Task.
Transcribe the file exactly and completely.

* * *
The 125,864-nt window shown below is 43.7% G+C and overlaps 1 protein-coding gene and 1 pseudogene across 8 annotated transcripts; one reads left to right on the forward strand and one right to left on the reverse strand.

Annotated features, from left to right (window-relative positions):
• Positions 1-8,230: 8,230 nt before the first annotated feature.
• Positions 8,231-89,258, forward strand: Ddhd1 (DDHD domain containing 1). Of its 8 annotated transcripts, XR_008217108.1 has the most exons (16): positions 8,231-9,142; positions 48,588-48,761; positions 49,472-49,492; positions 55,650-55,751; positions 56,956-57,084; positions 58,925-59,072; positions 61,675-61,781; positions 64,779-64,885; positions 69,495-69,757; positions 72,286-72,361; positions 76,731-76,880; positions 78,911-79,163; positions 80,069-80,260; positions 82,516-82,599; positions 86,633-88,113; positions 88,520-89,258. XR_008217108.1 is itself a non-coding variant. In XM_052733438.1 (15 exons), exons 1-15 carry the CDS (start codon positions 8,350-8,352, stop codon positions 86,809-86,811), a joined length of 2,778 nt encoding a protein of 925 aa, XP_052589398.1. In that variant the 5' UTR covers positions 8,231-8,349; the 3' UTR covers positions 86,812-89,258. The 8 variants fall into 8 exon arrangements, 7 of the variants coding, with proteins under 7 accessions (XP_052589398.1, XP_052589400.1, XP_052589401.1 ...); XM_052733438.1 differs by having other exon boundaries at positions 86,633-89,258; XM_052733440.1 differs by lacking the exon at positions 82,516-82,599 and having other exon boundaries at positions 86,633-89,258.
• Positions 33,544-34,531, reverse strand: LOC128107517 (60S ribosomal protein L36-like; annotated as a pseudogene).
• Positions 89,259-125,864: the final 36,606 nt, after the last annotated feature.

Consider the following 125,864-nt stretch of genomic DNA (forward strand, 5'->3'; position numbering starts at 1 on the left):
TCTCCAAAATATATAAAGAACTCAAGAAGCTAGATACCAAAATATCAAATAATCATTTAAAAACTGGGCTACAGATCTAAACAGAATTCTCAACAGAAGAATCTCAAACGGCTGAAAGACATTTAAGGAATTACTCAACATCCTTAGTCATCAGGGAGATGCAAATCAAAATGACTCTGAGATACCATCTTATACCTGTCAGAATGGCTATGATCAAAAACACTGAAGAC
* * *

The 125,864-nt window shown below is 43.7% G+C and overlaps 1 protein-coding gene and 1 pseudogene across 8 annotated transcripts; one reads left to right on the forward strand and one right to left on the reverse strand.

Annotated features, from left to right (window-relative positions):
• Positions 1-8,230: 8,230 nt before the first annotated feature.
• Positions 8,231-89,258, forward strand: Ddhd1 (DDHD domain containing 1). Of its 8 annotated transcripts, XR_008217108.1 has the most exons (16): positions 8,231-9,142; positions 48,588-48,761; positions 49,472-49,492; positions 55,650-55,751; positions 56,956-57,084; positions 58,925-59,072; positions 61,675-61,781; positions 64,779-64,885; positions 69,495-69,757; positions 72,286-72,361; positions 76,731-76,880; positions 78,911-79,163; positions 80,069-80,260; positions 82,516-82,599; positions 86,633-88,113; positions 88,520-89,258. XR_008217108.1 is itself a non-coding variant. In XM_052733438.1 (15 exons), exons 1-15 carry the CDS (start codon positions 8,350-8,352, stop codon positions 86,809-86,811), a joined length of 2,778 nt encoding a protein of 925 aa, XP_052589398.1. In that variant the 5' UTR covers positions 8,231-8,349; the 3' UTR covers positions 86,812-89,258. The 8 variants fall into 8 exon arrangements, 7 of the variants coding, with proteins under 7 accessions (XP_052589398.1, XP_052589400.1, XP_052589401.1 ...); XM_052733438.1 differs by having other exon boundaries at positions 86,633-89,258; XM_052733440.1 differs by lacking the exon at positions 82,516-82,599 and having other exon boundaries at positions 86,633-89,258.
• Positions 33,544-34,531, reverse strand: LOC128107517 (60S ribosomal protein L36-like; annotated as a pseudogene).
• Positions 89,259-125,864: the final 36,606 nt, after the last annotated feature.

Consider the following 125,864-nt stretch of genomic DNA (forward strand, 5'->3'; position numbering starts at 1 on the left):
TCTCCAAAATATATAAAGAACTCAAGAAGCTAGATACCAAAATATCAAATAATCATTTAAAAACTGGGCTACAGATCTAAACAGAATTCTCAACAGAAGAATCTCAAACGGCTGAAAGACATTTAAGGAATTACTCAACATCCTTAGTCATCAGGGAGATGCAAATCAAAATGACTCTGAGATACCATCTTATACCTGTCAGAATGGCTATGATCAAAAACACTGAAGAC